So it's Monday January 2, 2012. And we officially feel better after over indulging on New Year's Eve. We had a great time celebrating and Jacob was well behaved for my sister in law as usual, who watched Jacob for us. We ended our celebration in our neighborhood at a local bar, which had a great rock band playing through the night. Since we've had a child, my wife and I haven't been to any rock concerts, so we forgot just how loud a rock band could get. When we got home, we were talking about something, quietly we thought, then Jacob asked, from his bed, " Why are you guys talking so loud?" It was only then I realised how loud my voice was. Then we thought about how a posting on loud noise could be of some importance to help give ideas to other parents. I've heard and read about other kids with Asperger's that are also affected by loud noise, so we thought that we should describe how loud noise affects Jacob.
We as parents have noticed that Jacob does have a couple issues with loud noise. Jacob doesn't like when people talk loudly, at all. If Jacob even thinks that people are arguing he'll begin yelling at them. Or, if Jacob is playing on the computer, and a few of us are having a conversation, Jacob will often cover his ears and begin yelling, "You're too loud!" Jacob can react this way even if we all begin to laugh out loud or giggle. To help with this, we find that the key is letting Jacob know what's going to happen. If we are going to watch a comedy, we find it best to let Jacob know that we're going to be laughing loudly. When we use this tactic, Jacob is more likely to respond to the laughter, by laughing himself. This is way better than yelling at us to be quiet, so we find it that an early warning works best.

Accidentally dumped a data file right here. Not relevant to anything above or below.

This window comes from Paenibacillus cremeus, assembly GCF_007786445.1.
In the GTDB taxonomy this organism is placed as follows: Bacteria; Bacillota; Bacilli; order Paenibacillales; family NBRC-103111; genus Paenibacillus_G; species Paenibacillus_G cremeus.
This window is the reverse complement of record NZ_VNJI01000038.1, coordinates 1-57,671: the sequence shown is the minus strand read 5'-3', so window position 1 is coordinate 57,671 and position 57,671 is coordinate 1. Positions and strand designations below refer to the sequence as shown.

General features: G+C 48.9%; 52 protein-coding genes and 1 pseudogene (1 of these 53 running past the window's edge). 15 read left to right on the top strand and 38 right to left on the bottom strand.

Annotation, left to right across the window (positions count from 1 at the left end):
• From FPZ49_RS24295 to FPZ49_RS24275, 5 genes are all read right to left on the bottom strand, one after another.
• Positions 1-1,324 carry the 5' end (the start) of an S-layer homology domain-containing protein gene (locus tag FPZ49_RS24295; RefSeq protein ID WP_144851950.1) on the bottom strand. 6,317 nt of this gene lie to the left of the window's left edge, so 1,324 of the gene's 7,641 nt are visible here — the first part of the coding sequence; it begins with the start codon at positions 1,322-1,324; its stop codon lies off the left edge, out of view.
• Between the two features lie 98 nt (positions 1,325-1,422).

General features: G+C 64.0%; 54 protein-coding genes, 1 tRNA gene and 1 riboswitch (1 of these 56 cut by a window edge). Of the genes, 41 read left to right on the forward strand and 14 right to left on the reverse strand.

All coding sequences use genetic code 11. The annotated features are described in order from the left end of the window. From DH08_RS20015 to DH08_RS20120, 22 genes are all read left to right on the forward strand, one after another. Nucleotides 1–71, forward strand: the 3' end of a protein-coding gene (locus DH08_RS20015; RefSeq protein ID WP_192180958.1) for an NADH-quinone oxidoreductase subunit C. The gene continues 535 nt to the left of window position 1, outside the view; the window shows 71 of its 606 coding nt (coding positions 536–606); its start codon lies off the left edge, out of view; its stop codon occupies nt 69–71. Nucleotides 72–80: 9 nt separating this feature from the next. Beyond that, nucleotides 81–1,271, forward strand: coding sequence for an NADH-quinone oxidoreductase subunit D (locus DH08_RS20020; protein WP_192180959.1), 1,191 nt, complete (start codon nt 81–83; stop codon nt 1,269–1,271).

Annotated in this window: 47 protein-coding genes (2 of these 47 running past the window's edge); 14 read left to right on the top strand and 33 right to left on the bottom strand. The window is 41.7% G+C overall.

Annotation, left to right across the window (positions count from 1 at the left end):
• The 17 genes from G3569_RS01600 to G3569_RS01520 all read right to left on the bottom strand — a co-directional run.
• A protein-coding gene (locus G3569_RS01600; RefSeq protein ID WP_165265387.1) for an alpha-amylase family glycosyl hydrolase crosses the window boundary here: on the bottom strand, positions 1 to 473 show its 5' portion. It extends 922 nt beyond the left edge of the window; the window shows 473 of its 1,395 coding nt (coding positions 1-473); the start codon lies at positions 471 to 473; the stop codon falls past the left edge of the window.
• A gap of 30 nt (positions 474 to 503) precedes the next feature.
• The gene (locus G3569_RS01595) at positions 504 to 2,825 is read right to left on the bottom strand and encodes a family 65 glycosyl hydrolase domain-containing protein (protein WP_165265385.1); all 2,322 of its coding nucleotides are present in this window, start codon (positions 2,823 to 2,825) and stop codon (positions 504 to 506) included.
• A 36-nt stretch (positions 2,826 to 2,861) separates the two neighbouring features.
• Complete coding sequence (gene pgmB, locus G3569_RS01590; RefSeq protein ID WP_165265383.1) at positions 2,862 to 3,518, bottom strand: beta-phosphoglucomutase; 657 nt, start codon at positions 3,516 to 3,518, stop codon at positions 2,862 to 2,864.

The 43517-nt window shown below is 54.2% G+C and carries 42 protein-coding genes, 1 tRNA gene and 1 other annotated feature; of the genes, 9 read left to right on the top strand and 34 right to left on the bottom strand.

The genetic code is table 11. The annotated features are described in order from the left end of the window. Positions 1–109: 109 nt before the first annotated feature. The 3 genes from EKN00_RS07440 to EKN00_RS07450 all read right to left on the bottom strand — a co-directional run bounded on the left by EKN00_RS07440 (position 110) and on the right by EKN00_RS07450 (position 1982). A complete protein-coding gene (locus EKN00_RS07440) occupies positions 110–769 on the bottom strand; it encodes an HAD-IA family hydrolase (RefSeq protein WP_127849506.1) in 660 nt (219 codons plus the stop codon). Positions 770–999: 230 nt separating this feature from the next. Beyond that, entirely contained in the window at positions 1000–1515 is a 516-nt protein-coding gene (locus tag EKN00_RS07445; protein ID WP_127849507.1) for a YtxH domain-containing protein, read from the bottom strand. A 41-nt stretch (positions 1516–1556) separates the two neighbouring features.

Yet, when he's on the computer or the DS, he will often have the music or sound effects a little too loud. We don't usually make a deal about it, because it's not that loud and we want Jacob to explore louder music. We've offered Jacob a compromise by using earphones, but that is nearly impossible. At school recently, Jacob has used earphones to do a listening activity. They were the large, puffy ones, not the small ones that you insert into your ear. I've thought about getting a pair of earphones that are soft and puffy for Jacob to use at home, but I don't want to buy them if Jacob won't use them. We were ecstatic when we heard that he used earphones because I never thought he would at all. We love when Jacob tries something new and it shows that even though he has Asperger's, he is willing to grow and try new things.
Jacob also loves music and almost any kind. When commercials come on and music is playing, Jacob will sometimes sing or dance to a song he likes. I've heard him sing classical music and then rap in the same day. Shannon and I have got him a few musical instruments over the years, but his use of them is limited. It's too bad because we got Jacob a keyboard once and he began to compose music on it, but he won't use it anymore because it's too loud. He also received a guitar as a gift from a family member once. He would strum the guitar wildly and recite the alphabet, which was great once, but not 20 times over and over. We were even daring even to get Jacob a drum set. It wasn't a real set. It was one of those lap top drum sets by Paper Jamz. They come with preloaded songs and they have spots where you tap to make drum sounds. We thought this was great, but Jacob only used the drums once. It may however, be a great alternative for other parents. They're small and inexpensive and are just like the real thing, only without the immense size.